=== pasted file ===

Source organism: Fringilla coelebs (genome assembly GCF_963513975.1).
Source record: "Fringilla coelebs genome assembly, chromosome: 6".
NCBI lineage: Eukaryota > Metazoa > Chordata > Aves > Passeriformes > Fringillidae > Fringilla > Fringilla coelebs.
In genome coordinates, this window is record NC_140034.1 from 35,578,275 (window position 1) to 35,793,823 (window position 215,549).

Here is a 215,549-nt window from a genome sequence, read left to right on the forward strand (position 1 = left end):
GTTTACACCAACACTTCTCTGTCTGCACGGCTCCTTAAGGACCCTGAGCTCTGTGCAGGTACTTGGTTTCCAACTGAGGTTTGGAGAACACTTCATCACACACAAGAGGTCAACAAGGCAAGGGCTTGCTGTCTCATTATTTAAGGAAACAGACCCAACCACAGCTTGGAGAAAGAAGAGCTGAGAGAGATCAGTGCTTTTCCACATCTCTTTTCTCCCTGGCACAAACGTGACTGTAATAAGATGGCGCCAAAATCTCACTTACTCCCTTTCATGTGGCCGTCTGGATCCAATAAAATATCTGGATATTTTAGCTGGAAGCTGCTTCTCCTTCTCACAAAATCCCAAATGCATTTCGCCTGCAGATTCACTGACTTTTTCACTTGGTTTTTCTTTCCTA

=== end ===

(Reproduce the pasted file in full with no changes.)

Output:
Source organism: Fringilla coelebs (genome assembly GCF_963513975.1).
Source record: "Fringilla coelebs genome assembly, chromosome: 6".
NCBI lineage: Eukaryota > Metazoa > Chordata > Aves > Passeriformes > Fringillidae > Fringilla > Fringilla coelebs.
In genome coordinates, this window is record NC_140034.1 from 35,578,275 (window position 1) to 35,793,823 (window position 215,549).

Here is a 215,549-nt window from a genome sequence, read left to right on the forward strand (position 1 = left end):
GTTTACACCAACACTTCTCTGTCTGCACGGCTCCTTAAGGACCCTGAGCTCTGTGCAGGTACTTGGTTTCCAACTGAGGTTTGGAGAACACTTCATCACACACAAGAGGTCAACAAGGCAAGGGCTTGCTGTCTCATTATTTAAGGAAACAGACCCAACCACAGCTTGGAGAAAGAAGAGCTGAGAGAGATCAGTGCTTTTCCACATCTCTTTTCTCCCTGGCACAAACGTGACTGTAATAAGATGGCGCCAAAATCTCACTTACTCCCTTTCATGTGGCCGTCTGGATCCAATAAAATATCTGGATATTTTAGCTGGAAGCTGCTTCTCCTTCTCACAAAATCCCAAATGCATTTCGCCTGCAGATTCACTGACTTTTTCACTTGGTTTTTCTTTCCTA